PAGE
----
There are many types of accounts for individuals to employ as part of their saving and investment plan – IRAs, HSAs, FSAs, 529 plans, and more. However, there is one account that we haven’t covered before and doesn’t get a lot of attention when considering the alphabet soup of account types – an ABLE account. And while ABLE accounts can be a bit more complex for Wisconsin residents, they offer significant tax benefits for individuals with disabilities and their families. In this piece, we’ll cover the basics of ABLE accounts, as well as what Wisconsin residents specifically should know when considering opening an ABLE account.

What is an ABLE account?

The ABLE acronym stands for Achieving a Better Life Experience. It became law on Dec. 19, 2014. An ABLE account is a tax-advantaged savings account that allows individuals with a disability and their families to save and invest money without losing certain government benefits (i.e. SSI, SSDI, Medicaid). The money in the account grows tax-deferred and income from the account is tax-free when used for qualified expenses.

What are considered qualified expenses for ABLE accounts?

A qualified disability expense is a broad definition that includes things like housing, food, transportation, education, assistive technology, personal support services, healthcare expenses, and financial and administrative services.

Who is eligible for an ABLE account?

Individuals who became blind or disabled before the age of 26 are eligible for an ABLE account. 

How much can I contribute to an ABLE account?

The ABLE account contribution amount is capped at $16,000 for 2022. That amount is per beneficiary, not per person (a difference from 529 college savings accounts). For example, each parent and grandparent could contribute $16k to a child’s 529 account. However, for an ABLE account, the TOTAL contribution from all sources (excluding wages earned by the beneficiary) is capped at $16k.

Are ABLE accounts available to Wisconsin residents?

Wisconsin does not have an ABLE program, but Wisconsin residents can establish an ABLE account in another state if that state’s program is open to out-of-state residents. Currently, 28 states offer ABLE accounts open to out-of-state residents. 

How do I decide which state I open my ABLE account in?

There are many differences and distinguishing features for each state’s ABLE account, including: 

  • Annual fees (ranging from $0-45)
  • Debit card options (not all programs offer a debit card and some charge a monthly fee)
  • Investment options (fund choices range from as few as 4 up to one state that offers 15, but a majority offer 6 different investment options from a variety of financial institutions including Vanguard, Fidelity, BlackRock, Schwab, and others)
  • Investment fees (underlying expense ratios for investment funds range from .34%-.94%)
  • Account maximums ($234,000-$550,000)
  • Account administration (the bank and/or investment company that holds the underlying accounts)

Best state for maximizing account balance

The “best” program is somewhat based on what is most important to the account holder and how the beneficiary will use the account. Virginia is arguably the best state for maximizing an ABLE account balance. 

  • Annual Fee: $39 (eStatements)
  • Debit Card: Yes, no monthly fee (PNC Bank)
  • Investment Options: 4
    1. Vanguard Aggressive Growth Fund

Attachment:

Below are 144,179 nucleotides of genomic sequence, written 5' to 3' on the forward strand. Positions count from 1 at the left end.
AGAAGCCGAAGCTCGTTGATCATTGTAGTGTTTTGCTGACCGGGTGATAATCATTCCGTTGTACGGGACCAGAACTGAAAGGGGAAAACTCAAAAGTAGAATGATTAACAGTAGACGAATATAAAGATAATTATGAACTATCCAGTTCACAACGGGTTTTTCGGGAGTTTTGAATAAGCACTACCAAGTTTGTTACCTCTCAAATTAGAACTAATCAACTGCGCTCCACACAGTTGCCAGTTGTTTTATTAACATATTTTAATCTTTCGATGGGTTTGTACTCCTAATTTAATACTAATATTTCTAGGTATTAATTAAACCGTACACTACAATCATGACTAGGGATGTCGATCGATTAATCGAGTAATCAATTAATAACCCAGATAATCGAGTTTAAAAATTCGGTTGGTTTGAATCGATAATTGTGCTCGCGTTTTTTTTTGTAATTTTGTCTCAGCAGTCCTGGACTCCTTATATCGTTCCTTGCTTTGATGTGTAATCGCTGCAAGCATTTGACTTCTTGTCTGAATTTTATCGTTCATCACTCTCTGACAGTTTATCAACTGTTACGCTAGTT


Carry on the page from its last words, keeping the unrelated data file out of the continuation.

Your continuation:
2. Vanguard Moderate Growth Fund
    3. Vanguard Conservative Income Fund
    4. Fidelity Money Market
  • Total Expense Ratio: .36%-.39%
  • Account Maximum: $550,000

Best All-Around ABLE Account

When it comes to the plan itself, most National Able Alliance (NAA) Member Plans are the best available option. The breakdown of the basics of those plans is below. 

  • Annual Fee: $45 (eStatements)
  • Debit Card: Yes, no monthly fee (Fifth Third Bank)
  • Investment Options: 6 (Mutual funds within each option include a mix of Vanguard, BlackRock, and Schwab funds)
    1. Aggressive Growth Fund
    2. Moderately Aggressive Fund
    3. Growth Fund
    4. Moderate Fund
    5. Moderately Conservative Fund
    6. Conservative Fund
    7. Checking (Fifth Third Bank)
  • Total Expense Ratio: .34%-.37%
  • Account Maximum: $305,000-$511,758 (depending on state)
  • Includes: Alaska, Arkansas, Colorado, DC, Delaware, Illinois, Indiana, Iowa, Kansas, Michigan, Nevada, New Jersey, North Carolina, Pennsylvania, and Rhode Island (other states are members of the NAA, but have a monthly fee associated with their debit card option)

Can I still get a Wisconsin state tax deduction if I contribute to another state’s ABLE plan?

Yes! As of 2021, there is a subtraction on your Wisconsin income up to the annual gift exclusion limit ($15,000 in 2021, $16,000 in 2022) for the account owner. This subtraction is for money deposited directly into an ABLE account and does not include rollovers or transfers.

How We Can Help

Part of our role as fiduciary financial advisors is to help our clients navigate through investment options and select what is right for them. We have an experienced team of advisors that is here to help you. You can schedule a no-cost, no-obligation appointment with our team here


Specific account details are subject to change and we are relying on the information from outside sites, which may or may not have completely correct information. You should consult a financial professional and perform your own due diligence on these providers before you make any changes to your own investments. We are not affiliated with the National ABLE Alliance or any of the different state’s ABLE plans.


Alicia Vande Ven, M.S.

Alicia Vande Ven, M.S.

candidate for cfp® certification

Alicia Vande Ven is a Candidate for CFP® Certification at Walkner Condon Financial Advisors, a fee-only, fiduciary financial advisor firm based in Madison, WI, that works with clients locally and around the country.